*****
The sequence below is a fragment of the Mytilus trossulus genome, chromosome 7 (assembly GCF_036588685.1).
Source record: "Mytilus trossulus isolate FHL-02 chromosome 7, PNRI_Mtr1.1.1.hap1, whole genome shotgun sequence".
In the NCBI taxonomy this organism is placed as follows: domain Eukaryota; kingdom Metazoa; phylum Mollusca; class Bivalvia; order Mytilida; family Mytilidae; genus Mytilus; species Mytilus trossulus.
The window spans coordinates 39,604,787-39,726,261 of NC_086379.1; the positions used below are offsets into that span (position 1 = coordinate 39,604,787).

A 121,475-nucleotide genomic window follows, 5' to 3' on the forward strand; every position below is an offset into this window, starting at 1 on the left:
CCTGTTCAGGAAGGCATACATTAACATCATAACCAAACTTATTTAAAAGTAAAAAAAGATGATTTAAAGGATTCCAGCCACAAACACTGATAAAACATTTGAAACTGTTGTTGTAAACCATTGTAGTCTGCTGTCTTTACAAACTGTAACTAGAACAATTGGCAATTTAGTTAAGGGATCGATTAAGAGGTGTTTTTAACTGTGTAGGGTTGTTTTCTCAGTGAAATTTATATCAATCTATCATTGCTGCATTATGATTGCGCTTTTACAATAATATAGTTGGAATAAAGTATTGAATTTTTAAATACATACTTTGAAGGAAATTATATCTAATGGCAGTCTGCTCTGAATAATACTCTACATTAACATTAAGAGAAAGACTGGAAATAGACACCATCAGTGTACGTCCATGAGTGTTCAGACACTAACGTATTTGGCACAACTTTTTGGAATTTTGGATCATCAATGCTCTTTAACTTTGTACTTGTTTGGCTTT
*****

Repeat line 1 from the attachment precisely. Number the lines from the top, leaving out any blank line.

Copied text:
The sequence below is a fragment of the Mytilus trossulus genome, chromosome 7 (assembly GCF_036588685.1).